Pelletier and Le Gougne meet again in Paris
To err is human; to forgive, divine
|Canadians Jamie Sale and David Pelletier made the "Love Story" program famous in using it up to and including the 2002 Winter Olympics. (Getty Images)|
By Jean-Christophe Berlot, special to icenetwork.com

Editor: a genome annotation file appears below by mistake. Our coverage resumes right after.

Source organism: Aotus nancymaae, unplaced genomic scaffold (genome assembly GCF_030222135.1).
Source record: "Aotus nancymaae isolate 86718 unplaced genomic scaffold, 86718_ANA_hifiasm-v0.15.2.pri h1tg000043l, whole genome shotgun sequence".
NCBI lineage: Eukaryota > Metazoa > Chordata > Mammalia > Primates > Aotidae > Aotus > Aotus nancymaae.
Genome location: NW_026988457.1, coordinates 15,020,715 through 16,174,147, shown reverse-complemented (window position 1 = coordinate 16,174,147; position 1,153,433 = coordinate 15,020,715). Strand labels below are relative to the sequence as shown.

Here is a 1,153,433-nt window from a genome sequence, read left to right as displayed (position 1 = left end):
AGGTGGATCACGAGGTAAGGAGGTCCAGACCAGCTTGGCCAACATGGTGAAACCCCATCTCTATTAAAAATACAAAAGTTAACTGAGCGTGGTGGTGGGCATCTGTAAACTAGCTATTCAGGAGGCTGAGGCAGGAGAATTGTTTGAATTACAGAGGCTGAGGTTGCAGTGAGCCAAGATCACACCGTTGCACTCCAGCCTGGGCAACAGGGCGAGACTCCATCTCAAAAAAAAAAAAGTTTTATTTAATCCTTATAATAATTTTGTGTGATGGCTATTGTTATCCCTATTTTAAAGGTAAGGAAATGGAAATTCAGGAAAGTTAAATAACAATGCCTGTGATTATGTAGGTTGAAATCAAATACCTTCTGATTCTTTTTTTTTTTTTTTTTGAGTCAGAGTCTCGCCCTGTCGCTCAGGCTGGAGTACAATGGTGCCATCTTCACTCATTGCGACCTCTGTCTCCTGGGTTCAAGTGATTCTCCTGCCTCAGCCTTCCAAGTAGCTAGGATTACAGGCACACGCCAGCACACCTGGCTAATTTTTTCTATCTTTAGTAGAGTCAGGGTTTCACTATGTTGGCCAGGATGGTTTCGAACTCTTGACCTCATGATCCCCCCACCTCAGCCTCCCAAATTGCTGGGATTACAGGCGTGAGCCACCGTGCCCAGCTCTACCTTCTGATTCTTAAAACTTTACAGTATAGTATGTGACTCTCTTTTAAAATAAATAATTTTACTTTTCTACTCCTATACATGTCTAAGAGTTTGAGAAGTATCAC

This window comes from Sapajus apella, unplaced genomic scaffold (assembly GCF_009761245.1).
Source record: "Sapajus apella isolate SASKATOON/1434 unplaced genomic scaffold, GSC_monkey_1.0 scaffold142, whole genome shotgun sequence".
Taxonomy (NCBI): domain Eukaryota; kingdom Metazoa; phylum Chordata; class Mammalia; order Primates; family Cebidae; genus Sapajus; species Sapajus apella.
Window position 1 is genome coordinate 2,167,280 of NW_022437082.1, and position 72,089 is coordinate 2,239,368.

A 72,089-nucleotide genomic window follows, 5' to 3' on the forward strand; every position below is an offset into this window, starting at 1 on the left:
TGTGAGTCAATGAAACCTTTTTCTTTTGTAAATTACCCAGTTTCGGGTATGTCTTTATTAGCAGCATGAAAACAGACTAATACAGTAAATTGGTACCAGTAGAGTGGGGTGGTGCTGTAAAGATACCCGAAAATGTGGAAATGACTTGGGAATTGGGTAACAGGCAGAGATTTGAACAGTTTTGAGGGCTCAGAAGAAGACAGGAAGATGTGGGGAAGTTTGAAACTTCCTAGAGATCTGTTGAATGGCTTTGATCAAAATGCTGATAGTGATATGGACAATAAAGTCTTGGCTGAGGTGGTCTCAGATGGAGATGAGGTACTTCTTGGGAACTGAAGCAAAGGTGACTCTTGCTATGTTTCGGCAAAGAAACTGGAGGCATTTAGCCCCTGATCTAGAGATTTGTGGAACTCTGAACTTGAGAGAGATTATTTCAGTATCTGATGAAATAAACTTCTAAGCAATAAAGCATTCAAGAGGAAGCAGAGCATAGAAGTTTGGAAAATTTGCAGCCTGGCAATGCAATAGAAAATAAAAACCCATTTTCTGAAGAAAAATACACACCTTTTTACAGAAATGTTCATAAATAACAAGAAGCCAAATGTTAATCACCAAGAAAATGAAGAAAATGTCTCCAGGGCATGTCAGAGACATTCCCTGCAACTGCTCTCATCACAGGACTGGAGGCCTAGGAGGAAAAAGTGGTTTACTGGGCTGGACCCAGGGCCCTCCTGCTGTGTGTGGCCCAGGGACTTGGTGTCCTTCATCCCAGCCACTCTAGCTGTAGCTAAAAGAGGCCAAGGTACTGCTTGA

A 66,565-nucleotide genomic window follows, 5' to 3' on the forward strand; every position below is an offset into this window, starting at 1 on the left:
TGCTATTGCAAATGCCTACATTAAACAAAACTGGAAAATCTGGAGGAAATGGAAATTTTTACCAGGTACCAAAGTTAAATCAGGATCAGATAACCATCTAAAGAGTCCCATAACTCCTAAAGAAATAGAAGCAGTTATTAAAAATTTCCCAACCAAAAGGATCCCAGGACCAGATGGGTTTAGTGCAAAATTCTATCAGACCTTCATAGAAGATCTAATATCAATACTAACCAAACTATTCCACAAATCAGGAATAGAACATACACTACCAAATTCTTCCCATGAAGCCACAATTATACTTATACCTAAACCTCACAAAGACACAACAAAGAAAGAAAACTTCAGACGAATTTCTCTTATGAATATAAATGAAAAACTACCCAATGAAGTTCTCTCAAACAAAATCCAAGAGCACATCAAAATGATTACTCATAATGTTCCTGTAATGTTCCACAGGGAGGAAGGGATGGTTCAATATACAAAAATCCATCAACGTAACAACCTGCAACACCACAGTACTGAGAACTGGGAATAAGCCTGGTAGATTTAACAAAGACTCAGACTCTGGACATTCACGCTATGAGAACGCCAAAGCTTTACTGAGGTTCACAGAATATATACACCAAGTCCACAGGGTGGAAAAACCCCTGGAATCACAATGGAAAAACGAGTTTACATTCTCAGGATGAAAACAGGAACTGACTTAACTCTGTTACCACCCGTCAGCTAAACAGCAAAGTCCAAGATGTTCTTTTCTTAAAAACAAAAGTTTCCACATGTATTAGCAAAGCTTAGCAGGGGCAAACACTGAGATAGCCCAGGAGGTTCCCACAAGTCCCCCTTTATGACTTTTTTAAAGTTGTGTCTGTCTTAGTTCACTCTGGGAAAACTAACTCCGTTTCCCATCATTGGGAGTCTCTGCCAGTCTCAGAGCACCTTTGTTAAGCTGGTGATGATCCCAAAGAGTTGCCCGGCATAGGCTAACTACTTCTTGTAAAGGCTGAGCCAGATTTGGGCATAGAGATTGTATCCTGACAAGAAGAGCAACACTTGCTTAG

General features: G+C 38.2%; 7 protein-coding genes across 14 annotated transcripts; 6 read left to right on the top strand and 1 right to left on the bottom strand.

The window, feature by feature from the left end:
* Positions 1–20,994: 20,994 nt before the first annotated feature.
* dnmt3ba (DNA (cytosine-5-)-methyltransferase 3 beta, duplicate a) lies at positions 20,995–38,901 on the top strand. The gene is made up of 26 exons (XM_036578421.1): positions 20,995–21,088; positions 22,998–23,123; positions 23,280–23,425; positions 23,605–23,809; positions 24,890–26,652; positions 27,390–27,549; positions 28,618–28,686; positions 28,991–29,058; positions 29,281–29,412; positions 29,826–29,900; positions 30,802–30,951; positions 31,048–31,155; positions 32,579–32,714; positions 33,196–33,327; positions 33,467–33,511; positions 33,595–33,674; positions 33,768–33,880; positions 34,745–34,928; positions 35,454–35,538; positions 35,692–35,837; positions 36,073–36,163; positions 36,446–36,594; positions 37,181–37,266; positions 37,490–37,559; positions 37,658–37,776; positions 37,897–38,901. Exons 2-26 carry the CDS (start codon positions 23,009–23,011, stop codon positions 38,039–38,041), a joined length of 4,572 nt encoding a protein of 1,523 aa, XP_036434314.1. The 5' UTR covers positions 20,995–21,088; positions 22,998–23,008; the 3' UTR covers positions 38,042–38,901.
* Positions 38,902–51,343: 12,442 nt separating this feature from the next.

(10/19/2009) - Official history is under the spotlight, whereas the small events of daily life seldom make headlines. This year's Trophee Eric Bompard made history on the ice, only four months ahead of the 2010 Olympics in Vancouver. Backstage, in the unseen long corridors around the rink, an anonymous and unexpected event took place: the reconciliation between David Pelletier, 2002 Olympic gold medalist in pairs with partner (now wife) Jamie Salé, and Marie-Reine Le Gougne, the judge who admitted she had been pressured to place Salé and Pelletier behind their Russian rivals, Elena Berezhnaya and Anton Sikharulidze. During the 2002 Winter Olympic Games in Salt Lake City, Salé and Pelletier performed a near-flawless free skate to their trademark Love Story program, while Sikharulidze turned out of the landing of a double Axel in the Russians' free skate. Salé's tears, when she received her marks, circulated around the globe and gave birth to what became one of the biggest scandals figure skating ever endured. Skate Canada filed an official complaint, and some of the event's officials heard Le Gougne admit she had been pressured to place the Canadians second, because her federation wanted to protect Marina Anissina and Gwendal Peizerat, who were fighting for the ice dance gold medal (of course, it must be remembered that four other judges voted with LeGougne). Salé and Pelletier were then awarded a second Olympic gold medal in an unprecedented decision from the ISU a few days later. Although the ISU internal inquiry never conclusively decided Le Gougne's guilt, she was banned for three years from all ISU events, as was the French Federation President Didier Gailhaguet. This scandal reshaped figure skating and ice dance, as it opened the door to the creation of the International Judging System, currently used everywhere in the world. Pelletier had not met Le Gougne since the Salt Lake City Games. This year he came to Bercy as a commentator for CBC. When he saw Le Gougne in the corridor, he did not recognize her at first. When he did, he went to her and offered kind and encouraging words. Then it was Le Gougne's turn. "If I ever did harm to you, I would like to sincerely apologize," she said with tears in her eyes. Pelletier smiled at her and replied: "In fact, you were the victim of all this," he said. "But you were also the heroine. You had the courage to tell the truth. Otherwise skating would never have evolved, and we should thank you." Pelletier and Le Gougne talked for an emotional 15 minutes, and finally they hugged one another for a several seconds. Le Gougne, who has lived her life for and around figure skating, has never fully recovered from the Salt Lake City scandal. She should run for President of the French Federation next June, against past and current president Gailhaguet, who rebounded much faster from the Salt Lake City scandal. On the other side of the wall, in the main arena, America's Alexe Gilles had just completed a beautiful clean short program, as a proof of figure skating's renewed strength seven years after the scandal. Back then, in 2002, billions of TV viewers witnessed it. Seven years later, only a handful of skating insiders, who were going back and forth from the press room to the mixed zone to the rink to offer icenetwork.com's live coverage of the Eric Bompard Trophy, were there to see this event. This one may not make history. No press conference was organized around it. After all, it was simply a matter of one human being forgiving another. Yet human reconciliations are rare enough that they merit mention, especially when they come as a dénouement to such an important part of sport's history.